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The fact that 60 property owners were petitioning for an "asphaltic concrete top dressing" for Cleveland Avenue in October 1922 suggests that it was still a gravel road at the time … if not a dirt road.

2016-10-18. Road improvement petition
(Click on image to enlarge)
Hobart Gazette 6 Oct. 1922.

That was the route of the Yellowstone Trail, competing for traffic against the Dunes Highway (still under construction, I think) to the north and the Lincoln Highway to the south. And crews had been at work on the Lincoln Highway during summer of 1922, pouring fresh cement.

The "south road … between Hobart and the Lincoln Highway" refers State Road 51.

Sunday, October 16, 2016

Steam Engine Running Beside a Plowed Field

Here's another entry in my series, "Not Ainsworth But Could Be."

When I first saw this photo, I thought: That's how the Grand Trunk steam engines must have looked running past my field, back when Henry Chester farmed it!

2016-10-16. Grand Trunk steam engine
(Click on images to enlarge)

Unfortunately, the notes on the back give Grand Haven, Michigan as the location and 1947 as the year …

2016-10-16. Grand Trunk steam engine verso

… so I was way off as to place and time. But still — let exactitude fall to the side, let our eyelids droop, and that's a westbound Grand Trunk train slowing down for the Ainsworth depot.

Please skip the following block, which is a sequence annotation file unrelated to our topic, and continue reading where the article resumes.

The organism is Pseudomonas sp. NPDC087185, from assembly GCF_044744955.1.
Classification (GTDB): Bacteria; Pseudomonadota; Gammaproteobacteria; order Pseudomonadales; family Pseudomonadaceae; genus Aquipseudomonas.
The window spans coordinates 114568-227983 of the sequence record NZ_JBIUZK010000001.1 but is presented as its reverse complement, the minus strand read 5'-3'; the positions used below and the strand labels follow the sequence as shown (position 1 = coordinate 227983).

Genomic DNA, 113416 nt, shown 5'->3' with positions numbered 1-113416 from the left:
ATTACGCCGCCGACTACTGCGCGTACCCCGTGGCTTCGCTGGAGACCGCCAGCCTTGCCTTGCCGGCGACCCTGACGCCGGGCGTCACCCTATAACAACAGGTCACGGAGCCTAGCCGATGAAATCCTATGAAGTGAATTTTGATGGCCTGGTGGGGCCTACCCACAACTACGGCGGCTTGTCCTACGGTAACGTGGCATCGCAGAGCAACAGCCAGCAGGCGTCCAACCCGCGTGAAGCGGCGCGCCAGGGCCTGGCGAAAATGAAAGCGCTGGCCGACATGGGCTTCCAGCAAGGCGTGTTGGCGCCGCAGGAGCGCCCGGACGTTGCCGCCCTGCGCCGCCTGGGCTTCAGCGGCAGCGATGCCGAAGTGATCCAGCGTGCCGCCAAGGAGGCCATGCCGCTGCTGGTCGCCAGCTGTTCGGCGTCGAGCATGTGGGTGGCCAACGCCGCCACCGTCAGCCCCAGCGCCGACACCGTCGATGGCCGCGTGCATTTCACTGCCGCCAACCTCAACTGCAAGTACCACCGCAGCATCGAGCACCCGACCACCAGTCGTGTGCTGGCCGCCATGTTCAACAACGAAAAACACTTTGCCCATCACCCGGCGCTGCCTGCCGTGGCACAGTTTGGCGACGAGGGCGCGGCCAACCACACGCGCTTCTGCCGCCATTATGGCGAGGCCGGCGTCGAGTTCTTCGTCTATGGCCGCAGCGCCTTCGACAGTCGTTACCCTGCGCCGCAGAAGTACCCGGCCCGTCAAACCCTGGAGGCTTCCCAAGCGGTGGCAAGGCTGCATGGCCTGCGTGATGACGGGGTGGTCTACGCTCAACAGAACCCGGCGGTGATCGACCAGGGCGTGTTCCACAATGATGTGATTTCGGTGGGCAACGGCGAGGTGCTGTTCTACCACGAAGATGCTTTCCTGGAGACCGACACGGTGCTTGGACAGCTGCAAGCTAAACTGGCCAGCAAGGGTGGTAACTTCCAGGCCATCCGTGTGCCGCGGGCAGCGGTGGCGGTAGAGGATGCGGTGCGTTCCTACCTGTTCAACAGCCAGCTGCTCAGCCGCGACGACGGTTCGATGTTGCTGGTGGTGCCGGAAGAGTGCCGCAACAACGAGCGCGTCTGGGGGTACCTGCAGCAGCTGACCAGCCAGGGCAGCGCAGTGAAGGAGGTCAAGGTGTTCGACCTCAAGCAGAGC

The first car behind the tender belongs to the Pennsylvania Railroad, the third one to the C&O Railroad — both lines that would have been a part of life in Ainsworth, though not quite as large a part as the Grand Trunk Railroad.

Friday, October 14, 2016


I am indebted to Rita McBride of the Hobart Historical Society for finding and printing out this story. Back when I was reading the 1916 microfilm, the name Hazelgreen meant nothing to me.

2016-10-14. Dynamite
(Click on image to enlarge)
Hobart Gazette 16 June 1916.

We've already met Malcolm Hazelgreen. The sister living in the same home was probably Elna.

The last paragraph mentions a similar event happening to Fred Kappelman "nine years ago," which would take us to about 1907; this is why I think Fred was still alive some years after his marriage to Nora Ensign.